Sub-Saharan Africa (SSA) is home to over 600 million people without access to electricity. Small-scale solar photovoltaic (pico-PV) products have emerged as a way to provide access to basic energy services, particularly modern lighting, and are assumed to be associated with development benefits such as household savings, increased productivity, better education, and reduced indoor air pollution. In Senegal, Lighting Africa in combination with Total, will implement a behavior change campaign relying mainly on radio clip broadcasting as well as community outreach print materials.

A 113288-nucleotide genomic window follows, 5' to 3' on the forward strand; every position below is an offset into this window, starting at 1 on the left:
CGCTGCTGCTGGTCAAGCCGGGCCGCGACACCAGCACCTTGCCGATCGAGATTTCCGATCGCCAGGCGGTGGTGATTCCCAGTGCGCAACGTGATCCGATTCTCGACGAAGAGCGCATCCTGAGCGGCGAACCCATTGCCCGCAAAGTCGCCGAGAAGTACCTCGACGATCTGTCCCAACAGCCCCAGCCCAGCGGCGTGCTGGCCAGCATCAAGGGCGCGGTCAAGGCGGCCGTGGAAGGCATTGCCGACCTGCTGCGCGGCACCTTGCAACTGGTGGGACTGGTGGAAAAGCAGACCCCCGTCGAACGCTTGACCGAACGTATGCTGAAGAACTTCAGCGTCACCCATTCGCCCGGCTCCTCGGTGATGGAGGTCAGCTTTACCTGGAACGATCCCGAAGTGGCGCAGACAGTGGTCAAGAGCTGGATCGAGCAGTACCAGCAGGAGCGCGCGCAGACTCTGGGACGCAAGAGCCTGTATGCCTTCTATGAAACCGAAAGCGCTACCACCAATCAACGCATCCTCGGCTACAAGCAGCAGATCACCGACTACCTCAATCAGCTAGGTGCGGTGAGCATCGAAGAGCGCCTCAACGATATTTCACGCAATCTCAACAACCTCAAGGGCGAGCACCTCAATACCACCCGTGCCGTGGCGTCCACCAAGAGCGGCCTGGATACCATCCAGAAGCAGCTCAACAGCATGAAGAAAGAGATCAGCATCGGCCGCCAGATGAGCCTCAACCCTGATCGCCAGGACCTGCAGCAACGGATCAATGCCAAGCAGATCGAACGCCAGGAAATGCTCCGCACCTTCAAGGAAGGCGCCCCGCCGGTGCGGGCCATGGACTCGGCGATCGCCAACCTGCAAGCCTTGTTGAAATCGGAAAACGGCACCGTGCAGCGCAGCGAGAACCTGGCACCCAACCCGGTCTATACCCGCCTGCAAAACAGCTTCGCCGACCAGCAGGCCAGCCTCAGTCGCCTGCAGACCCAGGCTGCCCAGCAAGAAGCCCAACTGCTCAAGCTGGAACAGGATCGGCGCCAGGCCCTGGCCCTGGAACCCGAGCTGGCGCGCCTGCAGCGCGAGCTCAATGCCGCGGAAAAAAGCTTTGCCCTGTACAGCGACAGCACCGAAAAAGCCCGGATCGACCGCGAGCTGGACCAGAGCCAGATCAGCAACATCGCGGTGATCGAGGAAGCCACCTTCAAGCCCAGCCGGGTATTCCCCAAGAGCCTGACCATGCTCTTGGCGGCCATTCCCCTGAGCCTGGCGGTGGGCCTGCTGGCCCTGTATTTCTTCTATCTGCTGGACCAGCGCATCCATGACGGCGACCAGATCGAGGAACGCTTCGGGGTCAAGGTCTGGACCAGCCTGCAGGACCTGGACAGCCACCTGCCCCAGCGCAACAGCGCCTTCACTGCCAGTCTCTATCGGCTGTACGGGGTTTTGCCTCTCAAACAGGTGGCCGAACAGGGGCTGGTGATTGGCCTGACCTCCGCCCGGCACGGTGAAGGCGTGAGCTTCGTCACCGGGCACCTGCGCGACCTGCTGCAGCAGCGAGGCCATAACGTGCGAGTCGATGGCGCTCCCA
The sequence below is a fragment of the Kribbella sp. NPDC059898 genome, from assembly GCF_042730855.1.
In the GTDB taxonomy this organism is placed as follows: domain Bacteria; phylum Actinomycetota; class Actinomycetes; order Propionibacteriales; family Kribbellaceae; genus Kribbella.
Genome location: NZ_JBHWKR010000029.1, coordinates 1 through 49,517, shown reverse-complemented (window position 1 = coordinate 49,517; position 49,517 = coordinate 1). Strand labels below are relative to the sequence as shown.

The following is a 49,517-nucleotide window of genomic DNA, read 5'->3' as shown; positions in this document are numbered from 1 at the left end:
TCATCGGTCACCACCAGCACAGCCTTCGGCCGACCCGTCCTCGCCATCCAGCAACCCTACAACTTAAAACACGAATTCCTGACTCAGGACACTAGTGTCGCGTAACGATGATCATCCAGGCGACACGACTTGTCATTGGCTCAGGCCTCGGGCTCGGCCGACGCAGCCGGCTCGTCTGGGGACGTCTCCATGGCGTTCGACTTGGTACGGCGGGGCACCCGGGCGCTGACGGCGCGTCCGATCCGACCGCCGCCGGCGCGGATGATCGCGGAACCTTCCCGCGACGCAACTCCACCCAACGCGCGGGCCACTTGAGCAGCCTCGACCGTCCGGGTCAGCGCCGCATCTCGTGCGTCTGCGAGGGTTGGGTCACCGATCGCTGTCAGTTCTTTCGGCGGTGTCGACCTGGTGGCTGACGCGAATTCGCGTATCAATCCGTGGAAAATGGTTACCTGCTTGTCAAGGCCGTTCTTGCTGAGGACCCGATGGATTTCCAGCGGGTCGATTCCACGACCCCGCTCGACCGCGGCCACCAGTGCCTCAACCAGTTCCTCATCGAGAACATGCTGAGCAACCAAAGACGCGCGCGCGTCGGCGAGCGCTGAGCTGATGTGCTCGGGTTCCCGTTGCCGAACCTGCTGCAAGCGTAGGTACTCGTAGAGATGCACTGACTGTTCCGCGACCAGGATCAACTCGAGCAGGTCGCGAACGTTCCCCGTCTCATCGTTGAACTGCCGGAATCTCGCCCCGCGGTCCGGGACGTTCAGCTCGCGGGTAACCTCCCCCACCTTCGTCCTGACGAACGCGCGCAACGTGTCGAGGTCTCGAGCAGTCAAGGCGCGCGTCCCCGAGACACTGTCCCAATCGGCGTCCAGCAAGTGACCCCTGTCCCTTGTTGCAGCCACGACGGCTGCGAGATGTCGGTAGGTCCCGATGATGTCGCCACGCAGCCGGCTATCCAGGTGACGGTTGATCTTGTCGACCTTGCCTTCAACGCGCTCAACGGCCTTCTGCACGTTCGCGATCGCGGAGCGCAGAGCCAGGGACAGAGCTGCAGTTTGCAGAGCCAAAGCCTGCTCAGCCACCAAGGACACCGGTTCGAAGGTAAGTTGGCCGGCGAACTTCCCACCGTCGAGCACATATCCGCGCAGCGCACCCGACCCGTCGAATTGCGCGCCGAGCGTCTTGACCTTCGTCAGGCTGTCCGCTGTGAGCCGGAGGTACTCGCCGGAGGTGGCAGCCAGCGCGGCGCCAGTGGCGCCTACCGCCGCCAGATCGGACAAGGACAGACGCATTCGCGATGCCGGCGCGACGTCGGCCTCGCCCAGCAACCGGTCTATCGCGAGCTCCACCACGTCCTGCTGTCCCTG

The proposed impact evaluation will assess two elements of the mass media campaign, comparing narrative clips broadcasted at a national radio station with the same radio intervention in combination with community outreach materials regarding per capita costs and effects on awareness, understanding, and demand of solar lights. It is based on an innovative experimental design that achieves village-level randomization without needing to control radio airwaves. Moreover, this is the first experimental mass media study related to energy and climate-change. If the mass media campaigns (the primary focus of this impact evaluation) increase purchases, the evaluation team will aim to measure the behavior change and development impacts of these products.